Based on the brilliant poster art, you'd think Girls in the Night was something other than an average b-drama, but some of the most brilliant posters of the mid-century period are tied to mediocre films, and this is another case. Girls in the Night is from Universal International Pictures, and deals with a family stuck in a slum on New York City's east side, and the restless daughter who desperately wants out. Patricia Hardy stars in her debut effort as the ambitious beauty. She and best buddy Joyce Holden suffer all the usual pitfalls—leering dopes, groping hoods, sniveling bros, jealous dames, nagging moms, and the dangers of crime. They more or less handle the first five problems fine, but when Hardy's brother is implicated in a murder the fallout engulfs family and friends. It's an uninspired juvie drama, but what a poster—and it wasn't the only one. We have two more below. Girls in the Night premiered in the U.S. yesterday in 1953.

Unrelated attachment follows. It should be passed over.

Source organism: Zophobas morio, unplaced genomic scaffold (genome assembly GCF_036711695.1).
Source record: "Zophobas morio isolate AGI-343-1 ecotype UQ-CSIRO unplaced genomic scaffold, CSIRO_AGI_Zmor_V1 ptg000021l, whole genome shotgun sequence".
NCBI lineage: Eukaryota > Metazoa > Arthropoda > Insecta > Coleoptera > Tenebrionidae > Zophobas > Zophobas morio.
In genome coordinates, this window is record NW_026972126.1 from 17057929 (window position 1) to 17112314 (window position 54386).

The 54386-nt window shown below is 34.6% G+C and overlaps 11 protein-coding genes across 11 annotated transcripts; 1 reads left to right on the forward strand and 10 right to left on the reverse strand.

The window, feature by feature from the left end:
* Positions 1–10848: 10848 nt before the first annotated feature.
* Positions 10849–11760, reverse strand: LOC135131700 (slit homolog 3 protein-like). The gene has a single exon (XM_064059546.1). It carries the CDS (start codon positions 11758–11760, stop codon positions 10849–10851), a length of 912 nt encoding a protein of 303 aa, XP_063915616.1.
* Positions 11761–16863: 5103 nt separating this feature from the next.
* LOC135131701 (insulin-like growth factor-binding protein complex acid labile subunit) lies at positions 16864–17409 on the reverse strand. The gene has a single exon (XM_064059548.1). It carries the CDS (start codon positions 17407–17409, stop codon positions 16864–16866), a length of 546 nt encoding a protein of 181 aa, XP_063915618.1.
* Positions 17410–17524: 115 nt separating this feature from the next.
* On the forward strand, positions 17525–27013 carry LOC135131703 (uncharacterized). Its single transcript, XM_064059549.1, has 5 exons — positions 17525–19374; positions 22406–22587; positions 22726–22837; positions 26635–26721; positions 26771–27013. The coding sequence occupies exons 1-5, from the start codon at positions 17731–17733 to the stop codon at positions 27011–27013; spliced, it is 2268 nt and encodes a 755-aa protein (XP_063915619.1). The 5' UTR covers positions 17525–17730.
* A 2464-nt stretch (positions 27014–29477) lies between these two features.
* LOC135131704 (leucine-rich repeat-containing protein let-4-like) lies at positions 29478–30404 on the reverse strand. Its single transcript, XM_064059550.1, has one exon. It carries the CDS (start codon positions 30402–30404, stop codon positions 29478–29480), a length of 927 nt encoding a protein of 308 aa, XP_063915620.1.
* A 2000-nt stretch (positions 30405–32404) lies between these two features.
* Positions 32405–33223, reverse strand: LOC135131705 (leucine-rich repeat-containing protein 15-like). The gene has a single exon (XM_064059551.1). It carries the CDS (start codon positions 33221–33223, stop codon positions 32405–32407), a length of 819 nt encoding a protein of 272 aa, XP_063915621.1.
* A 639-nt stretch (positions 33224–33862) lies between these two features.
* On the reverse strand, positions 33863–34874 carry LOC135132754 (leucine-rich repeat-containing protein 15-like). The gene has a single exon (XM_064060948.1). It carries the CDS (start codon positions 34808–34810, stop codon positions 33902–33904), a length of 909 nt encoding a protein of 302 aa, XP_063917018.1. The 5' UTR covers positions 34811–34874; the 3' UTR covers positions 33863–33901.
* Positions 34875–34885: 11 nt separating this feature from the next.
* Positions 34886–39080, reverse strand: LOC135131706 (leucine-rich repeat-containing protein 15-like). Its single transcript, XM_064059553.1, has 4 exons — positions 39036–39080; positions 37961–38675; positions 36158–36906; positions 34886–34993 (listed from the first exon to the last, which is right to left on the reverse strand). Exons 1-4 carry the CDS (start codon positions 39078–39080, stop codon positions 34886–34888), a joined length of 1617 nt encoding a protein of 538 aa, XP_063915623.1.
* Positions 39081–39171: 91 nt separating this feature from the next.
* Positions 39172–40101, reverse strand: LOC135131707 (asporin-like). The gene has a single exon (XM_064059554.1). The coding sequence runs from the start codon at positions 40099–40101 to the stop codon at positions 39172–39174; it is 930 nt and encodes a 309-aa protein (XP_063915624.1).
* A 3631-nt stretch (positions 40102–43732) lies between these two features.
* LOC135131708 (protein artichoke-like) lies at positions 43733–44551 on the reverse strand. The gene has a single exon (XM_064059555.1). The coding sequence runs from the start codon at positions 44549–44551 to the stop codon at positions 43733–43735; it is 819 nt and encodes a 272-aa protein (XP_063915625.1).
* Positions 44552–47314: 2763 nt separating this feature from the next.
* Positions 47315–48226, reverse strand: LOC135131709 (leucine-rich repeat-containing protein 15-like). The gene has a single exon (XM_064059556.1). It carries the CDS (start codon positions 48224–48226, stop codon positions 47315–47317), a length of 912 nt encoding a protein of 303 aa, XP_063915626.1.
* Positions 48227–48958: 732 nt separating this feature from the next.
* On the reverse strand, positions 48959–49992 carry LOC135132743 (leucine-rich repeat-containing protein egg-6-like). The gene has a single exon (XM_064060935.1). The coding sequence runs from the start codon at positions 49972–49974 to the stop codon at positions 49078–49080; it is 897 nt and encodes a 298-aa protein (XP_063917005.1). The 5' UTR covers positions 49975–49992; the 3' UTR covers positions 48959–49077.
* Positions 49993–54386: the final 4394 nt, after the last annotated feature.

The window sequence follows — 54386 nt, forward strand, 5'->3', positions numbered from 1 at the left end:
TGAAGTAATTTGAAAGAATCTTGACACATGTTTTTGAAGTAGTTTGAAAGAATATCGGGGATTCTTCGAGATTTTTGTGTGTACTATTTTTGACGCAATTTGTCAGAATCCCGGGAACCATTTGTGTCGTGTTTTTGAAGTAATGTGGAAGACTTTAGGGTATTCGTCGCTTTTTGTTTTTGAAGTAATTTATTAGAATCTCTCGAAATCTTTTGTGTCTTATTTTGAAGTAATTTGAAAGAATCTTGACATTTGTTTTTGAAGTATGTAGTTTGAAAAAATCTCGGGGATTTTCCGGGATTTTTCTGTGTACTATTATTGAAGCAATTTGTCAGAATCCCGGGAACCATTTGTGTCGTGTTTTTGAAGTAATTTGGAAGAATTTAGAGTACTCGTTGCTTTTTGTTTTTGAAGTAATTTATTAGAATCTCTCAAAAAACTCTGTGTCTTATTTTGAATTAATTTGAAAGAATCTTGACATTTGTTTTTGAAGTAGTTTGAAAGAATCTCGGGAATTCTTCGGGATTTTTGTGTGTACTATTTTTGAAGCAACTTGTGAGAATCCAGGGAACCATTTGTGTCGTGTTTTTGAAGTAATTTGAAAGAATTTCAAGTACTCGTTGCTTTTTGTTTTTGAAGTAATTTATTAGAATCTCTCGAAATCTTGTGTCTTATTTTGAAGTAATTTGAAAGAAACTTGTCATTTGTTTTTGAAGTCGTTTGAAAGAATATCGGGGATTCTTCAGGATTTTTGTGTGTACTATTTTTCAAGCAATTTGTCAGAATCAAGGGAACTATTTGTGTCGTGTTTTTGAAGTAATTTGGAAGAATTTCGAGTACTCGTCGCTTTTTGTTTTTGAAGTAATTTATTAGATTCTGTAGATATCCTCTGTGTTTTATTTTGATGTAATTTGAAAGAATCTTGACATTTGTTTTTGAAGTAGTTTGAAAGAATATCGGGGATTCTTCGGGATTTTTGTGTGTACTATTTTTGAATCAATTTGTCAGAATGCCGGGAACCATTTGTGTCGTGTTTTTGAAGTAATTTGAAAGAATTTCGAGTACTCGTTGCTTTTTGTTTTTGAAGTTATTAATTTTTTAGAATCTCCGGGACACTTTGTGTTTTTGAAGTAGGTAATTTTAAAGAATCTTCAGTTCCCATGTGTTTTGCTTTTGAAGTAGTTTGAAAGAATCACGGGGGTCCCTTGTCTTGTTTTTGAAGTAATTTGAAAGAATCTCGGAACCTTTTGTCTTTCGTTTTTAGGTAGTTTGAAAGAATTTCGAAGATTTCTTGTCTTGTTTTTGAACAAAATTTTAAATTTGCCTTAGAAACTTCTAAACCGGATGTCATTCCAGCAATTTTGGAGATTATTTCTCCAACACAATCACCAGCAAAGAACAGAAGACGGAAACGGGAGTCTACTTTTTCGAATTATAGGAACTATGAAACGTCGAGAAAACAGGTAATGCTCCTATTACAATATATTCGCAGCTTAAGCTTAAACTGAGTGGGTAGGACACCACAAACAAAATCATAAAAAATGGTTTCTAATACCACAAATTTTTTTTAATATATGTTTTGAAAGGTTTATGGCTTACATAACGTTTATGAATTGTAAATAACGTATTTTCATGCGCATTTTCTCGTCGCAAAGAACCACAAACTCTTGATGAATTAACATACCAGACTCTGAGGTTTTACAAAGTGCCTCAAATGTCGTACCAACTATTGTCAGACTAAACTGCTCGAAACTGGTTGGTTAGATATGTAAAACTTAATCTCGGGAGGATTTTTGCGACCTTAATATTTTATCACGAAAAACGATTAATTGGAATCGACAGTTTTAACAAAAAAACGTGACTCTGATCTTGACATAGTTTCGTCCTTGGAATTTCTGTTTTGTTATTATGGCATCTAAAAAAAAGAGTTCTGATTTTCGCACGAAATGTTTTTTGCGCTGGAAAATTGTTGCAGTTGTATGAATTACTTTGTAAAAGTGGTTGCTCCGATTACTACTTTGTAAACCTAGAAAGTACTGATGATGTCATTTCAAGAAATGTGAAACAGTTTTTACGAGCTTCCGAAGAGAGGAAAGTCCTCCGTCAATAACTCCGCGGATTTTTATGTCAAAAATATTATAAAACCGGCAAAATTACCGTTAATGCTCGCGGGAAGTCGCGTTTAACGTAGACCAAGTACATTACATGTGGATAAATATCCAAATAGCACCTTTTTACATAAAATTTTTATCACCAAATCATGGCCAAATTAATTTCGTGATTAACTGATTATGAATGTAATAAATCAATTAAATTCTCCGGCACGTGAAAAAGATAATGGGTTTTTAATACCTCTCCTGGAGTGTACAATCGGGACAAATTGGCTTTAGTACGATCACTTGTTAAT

Your Honor, my client requests a continuance until next week. She's still a little hung over.
Sarah Churchill is in much better shape than when we last saw her. Here she appears in a Los Angeles court today in 1958 for a hearing concerning the drunken fiasco of a few nights earlier. Good thing the police station photos weren't entered as evidence. The judge would have been like, “Wow, you were crocked to the hairline, weren't you? Thirty days in jail. Next!”
We're not picking on Churchill. We've shown you many shots of crime scenes and court apearances and have commented about the unrestricted access photographers had back then. What we wanted to show today is what that unrestricted access looked like, and what a circus Los Angeles courts used to be for celebrities. Just look at the scrum below.